Speaking of agency dismay with things, it appears you are also dismayed with Apple and Amazon
because they won't share the data you need to make an informed decision about whether or not to spend your ad dollars with them. But it's really no surprise. Unlike many other entities, neither Apple
or Amazon needs to depend on ad dollars, as this is not their primary source of income. Currently, Apple's ad revenue is $257 million compared to its total revenue of $171 billion. Amazon takes in
$614 million in ad revenue compared to overall revenue of $75 billion. Is it any wonder why they don't really want to work all that hard for your business?
Well, here's some big news. Okay -- so hey, it's not Nike, but come on, Reebok! Yes, San Francisco's Venables Bell & Partners has snagged the Reebok account as global agency for the brand. Of winning the account, VBP EVP Will McGinness said: "Reebok represents exactly the kind of opportunity that excites us most: an iconic brand led by a brave client with a genuine desire to challenge category conventions. Throughout the pitch we truly lived, ate and sweat the fitness lifestyle of the Reebok consumer. We share our client's belief in Reebok's potential and look forward to accomplishing great things together." Rock on, VBP!
So when and how do two ad guys become a hardware store? When it's Mattias Gunneras and Andrew Zolty from digital agency Poke -- two guys who invented a gadget for a bakery that when activated would tweet the availability of fresh baked goods. The two have extended that hardware dabble into a full-blown business called Breakfast. At Breakfast -- a top-10 most innovative company, according to Fast Company -- they have set out to integrate the Internet into the real world. They've built a system that connects the bicycle data of a cross-country biker to Twitter. They worked on that Conan O'Brien blimp people could check into as it crossed the country. They developed Instaprint, a wall-mounted printer that prints Instagram images with a given hashtag. They continue to innovate, most recently with B-Line, a rotary phone-like device connected to each of the firm's three partners that they sent out to their top brand prospects.
Oh, you agencies. Always jumping on the latest trend. Now social media is a bit past the trend stage but four or five years in with upwards of 87% of you, according to STRATA, implementing social media programs for clients, it's disheartening that just 54% of you indicate you would implement more social media programs if the value were more obvious. Have we really not yet figured out how to make social media work for brands? Or, as many a naysayer is wont to say, maybe it's just never going to work and we should all just go back to buying more TV ads.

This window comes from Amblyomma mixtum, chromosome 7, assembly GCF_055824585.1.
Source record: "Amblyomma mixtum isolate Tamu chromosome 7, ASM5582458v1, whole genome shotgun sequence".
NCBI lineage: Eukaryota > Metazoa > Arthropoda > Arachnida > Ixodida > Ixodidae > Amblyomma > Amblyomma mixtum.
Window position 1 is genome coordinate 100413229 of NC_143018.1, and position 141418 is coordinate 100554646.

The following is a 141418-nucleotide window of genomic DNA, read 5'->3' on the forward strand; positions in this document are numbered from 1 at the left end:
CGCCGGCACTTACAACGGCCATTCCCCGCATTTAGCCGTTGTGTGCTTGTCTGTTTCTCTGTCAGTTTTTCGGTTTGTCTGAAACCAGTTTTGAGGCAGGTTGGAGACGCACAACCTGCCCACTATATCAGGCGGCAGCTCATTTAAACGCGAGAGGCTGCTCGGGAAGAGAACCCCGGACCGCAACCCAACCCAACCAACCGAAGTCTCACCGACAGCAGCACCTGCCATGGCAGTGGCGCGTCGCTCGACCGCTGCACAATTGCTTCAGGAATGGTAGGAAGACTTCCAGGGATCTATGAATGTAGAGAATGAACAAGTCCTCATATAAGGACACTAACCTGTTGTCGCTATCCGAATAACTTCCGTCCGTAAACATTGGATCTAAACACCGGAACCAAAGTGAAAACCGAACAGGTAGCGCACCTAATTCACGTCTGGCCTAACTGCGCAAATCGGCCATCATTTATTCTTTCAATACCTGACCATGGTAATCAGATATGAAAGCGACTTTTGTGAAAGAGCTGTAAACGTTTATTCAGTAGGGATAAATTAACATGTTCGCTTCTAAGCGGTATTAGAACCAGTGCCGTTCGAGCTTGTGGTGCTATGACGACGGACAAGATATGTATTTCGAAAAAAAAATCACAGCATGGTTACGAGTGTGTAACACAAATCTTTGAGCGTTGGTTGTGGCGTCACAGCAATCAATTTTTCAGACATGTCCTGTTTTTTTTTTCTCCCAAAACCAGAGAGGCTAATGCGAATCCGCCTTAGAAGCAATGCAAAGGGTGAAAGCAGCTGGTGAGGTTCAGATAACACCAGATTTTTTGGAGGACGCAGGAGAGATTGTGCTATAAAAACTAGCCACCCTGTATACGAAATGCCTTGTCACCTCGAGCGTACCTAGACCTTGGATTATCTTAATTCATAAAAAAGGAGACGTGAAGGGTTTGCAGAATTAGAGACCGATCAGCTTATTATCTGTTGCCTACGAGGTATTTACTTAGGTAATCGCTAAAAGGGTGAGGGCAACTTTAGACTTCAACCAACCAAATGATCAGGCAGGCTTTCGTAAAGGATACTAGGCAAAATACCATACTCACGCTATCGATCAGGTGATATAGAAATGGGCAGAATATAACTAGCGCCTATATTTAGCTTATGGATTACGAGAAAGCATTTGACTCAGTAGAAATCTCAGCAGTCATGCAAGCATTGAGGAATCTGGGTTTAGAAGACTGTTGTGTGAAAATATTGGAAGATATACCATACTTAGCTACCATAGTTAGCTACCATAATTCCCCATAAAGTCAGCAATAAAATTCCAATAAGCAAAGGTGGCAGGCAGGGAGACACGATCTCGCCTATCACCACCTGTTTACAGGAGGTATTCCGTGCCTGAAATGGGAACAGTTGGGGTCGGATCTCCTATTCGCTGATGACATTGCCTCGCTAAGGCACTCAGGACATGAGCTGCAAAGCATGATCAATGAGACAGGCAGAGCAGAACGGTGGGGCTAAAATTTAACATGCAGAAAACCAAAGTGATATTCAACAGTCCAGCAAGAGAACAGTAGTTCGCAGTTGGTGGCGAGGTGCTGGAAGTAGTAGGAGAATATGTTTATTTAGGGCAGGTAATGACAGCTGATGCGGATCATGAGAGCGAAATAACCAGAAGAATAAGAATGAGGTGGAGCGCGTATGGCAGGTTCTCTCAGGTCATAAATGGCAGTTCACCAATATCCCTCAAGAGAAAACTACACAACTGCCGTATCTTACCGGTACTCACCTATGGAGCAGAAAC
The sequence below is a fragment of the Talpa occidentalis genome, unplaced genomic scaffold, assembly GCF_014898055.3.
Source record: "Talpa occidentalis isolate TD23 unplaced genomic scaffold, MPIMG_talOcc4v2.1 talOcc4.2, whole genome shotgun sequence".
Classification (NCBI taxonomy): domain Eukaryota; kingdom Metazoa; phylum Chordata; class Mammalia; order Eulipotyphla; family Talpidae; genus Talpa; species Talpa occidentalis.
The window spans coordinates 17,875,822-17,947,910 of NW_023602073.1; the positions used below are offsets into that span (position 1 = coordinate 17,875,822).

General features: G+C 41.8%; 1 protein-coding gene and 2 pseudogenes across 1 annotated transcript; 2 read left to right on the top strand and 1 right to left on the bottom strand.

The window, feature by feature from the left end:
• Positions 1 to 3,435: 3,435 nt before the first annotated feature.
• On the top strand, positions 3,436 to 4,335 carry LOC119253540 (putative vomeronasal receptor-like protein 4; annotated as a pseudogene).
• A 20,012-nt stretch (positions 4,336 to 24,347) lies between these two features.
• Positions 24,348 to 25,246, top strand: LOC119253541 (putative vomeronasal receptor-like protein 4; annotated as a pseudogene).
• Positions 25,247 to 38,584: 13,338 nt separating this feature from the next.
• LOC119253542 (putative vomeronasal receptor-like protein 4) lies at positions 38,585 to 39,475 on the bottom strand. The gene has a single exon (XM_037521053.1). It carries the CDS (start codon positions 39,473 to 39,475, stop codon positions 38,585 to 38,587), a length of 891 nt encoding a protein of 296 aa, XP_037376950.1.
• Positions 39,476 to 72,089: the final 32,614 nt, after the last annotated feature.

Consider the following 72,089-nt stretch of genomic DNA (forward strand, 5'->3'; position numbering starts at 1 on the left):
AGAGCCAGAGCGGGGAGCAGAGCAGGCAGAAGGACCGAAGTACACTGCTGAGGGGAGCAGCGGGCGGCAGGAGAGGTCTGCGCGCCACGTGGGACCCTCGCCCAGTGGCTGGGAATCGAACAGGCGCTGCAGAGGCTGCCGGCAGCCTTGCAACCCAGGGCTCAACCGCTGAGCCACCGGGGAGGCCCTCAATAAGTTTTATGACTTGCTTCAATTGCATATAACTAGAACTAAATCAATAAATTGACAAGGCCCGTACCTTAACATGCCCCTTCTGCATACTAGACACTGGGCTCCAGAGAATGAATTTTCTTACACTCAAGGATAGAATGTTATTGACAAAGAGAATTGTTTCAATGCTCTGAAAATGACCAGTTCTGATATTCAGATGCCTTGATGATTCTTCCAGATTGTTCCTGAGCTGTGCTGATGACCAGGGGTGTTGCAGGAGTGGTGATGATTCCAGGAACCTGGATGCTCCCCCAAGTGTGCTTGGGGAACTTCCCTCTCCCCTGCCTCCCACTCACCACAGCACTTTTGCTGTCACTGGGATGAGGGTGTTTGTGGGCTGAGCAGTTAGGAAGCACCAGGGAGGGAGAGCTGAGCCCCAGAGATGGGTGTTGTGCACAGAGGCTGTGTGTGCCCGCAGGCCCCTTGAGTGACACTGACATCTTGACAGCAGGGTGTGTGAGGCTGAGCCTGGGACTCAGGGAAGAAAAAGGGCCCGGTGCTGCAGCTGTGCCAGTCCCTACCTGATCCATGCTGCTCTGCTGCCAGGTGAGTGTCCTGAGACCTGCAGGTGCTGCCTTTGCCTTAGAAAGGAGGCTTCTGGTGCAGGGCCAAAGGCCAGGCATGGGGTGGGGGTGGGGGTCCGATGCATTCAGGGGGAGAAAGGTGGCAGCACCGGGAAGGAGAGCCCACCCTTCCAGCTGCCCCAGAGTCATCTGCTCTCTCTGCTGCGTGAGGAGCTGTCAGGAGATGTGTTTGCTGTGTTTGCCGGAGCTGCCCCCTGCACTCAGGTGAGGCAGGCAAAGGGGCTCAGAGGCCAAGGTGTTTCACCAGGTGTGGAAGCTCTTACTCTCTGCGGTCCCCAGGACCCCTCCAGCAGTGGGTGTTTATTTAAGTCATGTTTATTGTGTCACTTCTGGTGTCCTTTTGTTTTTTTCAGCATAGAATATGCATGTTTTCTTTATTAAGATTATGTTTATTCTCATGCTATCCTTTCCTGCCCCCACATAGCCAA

In an interview with The Guardian, Crispin Porter + Bogusky CEO Andrew Keller
shared his thoughts on failure and how failure can fuel future success.
When Keller was in college, he intended to become a doctor. That didn't go so well. Of that time in his life. Keller said, “I was at a very small college in a very small town. And having failed, I decided I’d stay in that town for the summer and work as a cook in this restaurant. I wanted to know: how bad was failure? I’d seen my dominant dream, to be a doctor, come crashing down. And it was like, okay -- let’s explore this a little bit.”
Of the lessons he learned during this supposed failure, Keller added, “I was supposed to be a doctor, so staying in a little town and working in a restaurant -- that was not something that figured in my hopes and dreams. But I did that, and it gave me confidence. Because it wasn’t so bad. Failure isn’t so bad.”
And even though society and culture view failure as taboo and something to certainly avoid, Keller says we all should resist this line of thinking. Because failure is most certainly going to happen. That's what he tells his kids. He says, "failure is going to happen to all of us. It is going to happen to you.” So embrace it and learn from it.
From now until the end of summer, those passing by the Time-Life building, home to the "Mad Men" fictional SC&P agency, will have the chance to sit on a bench crafted to look just
like the bench in the opening credits of "Mad Men."
The 12-foot bench was designed by Pentagram and consists of just two pieces -- a half-inch thick rolled steel plate seat and a 10-foot cast-concrete base.
So if you've got a hankering to sidle up to Don Draper (or whomever that silhouette turns out to be) then now's your chance.
In an LA Times Entertainment piece, you can find 11 pieces
of career advice for women that are based on the Peggy Olson character from Mad Men. And we all know Peggy, who rose from obscurity to full on executive fame over the course of the series,
has learned a lot and has much to share.
Advice ranges from not relying on your femininity to get ahead to demanding appropriate work space to taking power when it comes your way to maintaining a professional relationship even when there is a lot of personal baggage to never fall in love with your married boss.
Peggy's been through a lot. She's grown professionally and personally. And she's become wise with advice to share. We'll see her a few more times as Mad Men makes its final run this Spring.